Wait `til you get in your first overhead to logo-high, then to mast-high, waves. Man, you will be totally stoked.

Have a blast, this is totally the best.

James Douglass said...

Andy- I have the footstraps all-the-way inboard, but I hadn't thought about spreading them out more. I'll have to try that.

Scott- My 6.6 is an Aerotech Charge wavesail, which seems to be pretty durable. Yesterday it was windier, and I got to use my next size down, a 5.8 Ezzy Wave. It's a 2001 and is starting to show its age. I have a hard time seeing through it when I turn front side, which is sketchy.

When it starts getting around 20 knots I ride an 86 liter board, but that doesn't happen too often. The 86 liter board is actually longer than my 106 liter board (250 vs. 240 cm).

My main equipment dilemma lately is finding the perfect fins for my 106 liter board. The 32 cm, upright, narrow-chord, very-flexible stock fin is not bad for b&j and onshore wave riding with 6.6 and 5.8. For a better wave riding feel and no shallow-sandbar worries I like my 23 cm weed-wave fin, which is the one I was using the past couple days. The only thing is that it's hard to get the speed, angle, and torque for a good jump when I'm using that squatty fin. I'm dreaming of some kind of magic 25-28 cm fin that combines looseness with the speed and upwind for jumps, and is powerful enough to use with 6.6 and 5.8.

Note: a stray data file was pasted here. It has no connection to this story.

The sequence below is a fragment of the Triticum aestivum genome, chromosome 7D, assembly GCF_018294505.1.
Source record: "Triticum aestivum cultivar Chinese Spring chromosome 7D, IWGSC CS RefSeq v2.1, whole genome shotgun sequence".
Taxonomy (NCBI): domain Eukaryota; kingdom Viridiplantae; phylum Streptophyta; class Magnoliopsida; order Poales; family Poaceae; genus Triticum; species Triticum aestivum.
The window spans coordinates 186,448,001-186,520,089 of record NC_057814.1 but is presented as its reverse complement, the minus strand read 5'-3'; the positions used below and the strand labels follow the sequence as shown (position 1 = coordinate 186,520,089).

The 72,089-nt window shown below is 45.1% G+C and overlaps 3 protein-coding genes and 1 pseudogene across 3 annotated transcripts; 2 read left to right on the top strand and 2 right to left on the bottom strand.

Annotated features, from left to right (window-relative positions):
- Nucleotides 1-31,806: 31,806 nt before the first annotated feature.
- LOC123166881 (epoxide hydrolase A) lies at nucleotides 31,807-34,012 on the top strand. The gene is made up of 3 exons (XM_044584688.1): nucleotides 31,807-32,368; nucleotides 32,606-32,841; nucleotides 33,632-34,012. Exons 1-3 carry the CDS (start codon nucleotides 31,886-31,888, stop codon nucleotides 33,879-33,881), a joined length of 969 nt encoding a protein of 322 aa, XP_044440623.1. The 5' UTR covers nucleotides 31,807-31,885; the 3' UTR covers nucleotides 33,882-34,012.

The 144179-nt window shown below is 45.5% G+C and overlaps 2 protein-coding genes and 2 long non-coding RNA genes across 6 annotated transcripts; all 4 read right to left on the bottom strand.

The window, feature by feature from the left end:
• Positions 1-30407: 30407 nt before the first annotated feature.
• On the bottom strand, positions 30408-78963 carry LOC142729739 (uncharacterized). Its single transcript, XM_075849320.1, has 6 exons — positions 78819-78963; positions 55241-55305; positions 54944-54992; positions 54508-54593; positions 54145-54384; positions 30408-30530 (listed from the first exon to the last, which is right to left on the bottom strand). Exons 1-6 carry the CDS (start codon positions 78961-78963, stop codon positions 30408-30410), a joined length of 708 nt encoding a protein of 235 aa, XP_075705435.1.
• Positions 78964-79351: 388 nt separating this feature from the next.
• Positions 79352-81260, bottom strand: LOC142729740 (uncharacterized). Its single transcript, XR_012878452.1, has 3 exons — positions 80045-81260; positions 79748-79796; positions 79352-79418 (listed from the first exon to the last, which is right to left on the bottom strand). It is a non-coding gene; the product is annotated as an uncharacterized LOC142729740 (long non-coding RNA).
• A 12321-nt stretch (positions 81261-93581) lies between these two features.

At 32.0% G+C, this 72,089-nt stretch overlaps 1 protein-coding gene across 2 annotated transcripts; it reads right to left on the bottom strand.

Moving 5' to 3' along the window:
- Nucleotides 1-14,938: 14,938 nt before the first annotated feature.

Scott said...

Yeah, hmm, fins... I've spent the last two seasons learning how to ride shorter and shorter fins. It's true that you can't point quite as far upwind on a short fin as a long one, but it's possible to do well. For example, I use a 27cm stock freestyle fin on my JP Freestyle board with my largest sail (a 6.9), and never really have any trouble. I switch between 23 and 25cm free-wave fins on my 84 liter Freestyle Wave (23 for 4.2/4.7 wind, 25 for 5.3/5.9 wind). My two wave boards have 23cm US box fins. And my usual fin for freestyle is one of the MFC Freestyle Pro fins in 22cm length; it's got major foil action going on, and, amazingly, goes upwind almost as well as the 35cm fin I used to use on my (now sold) freeride board.

I guess that's a long-winded way of saying, if you are totally getting into waves and bump-and-jump, shorter is better; and it's just a matter of learning to control spinout. Experimenting with boom height (I keep mine at collarbone level) and harness length (I use 24-26") can help. And experimenting with how you use your back foot is useful, too. On free-ride and formula boards, with long fins, you engage the fin by pushing *out* with your feet, But with a shorter fin, this will just cause you to spin out. If you adopt a more vertical stance, and think about pressing *down* with your back foot instead of *out*, you'll still be able to engage the fin without spinning out. Yeah, you won't stay quite as far upwind, but with the shorter fin, you'll have a much looser feel in the water and be able to get much better jumps.

Woot! I want to go sailing right now!!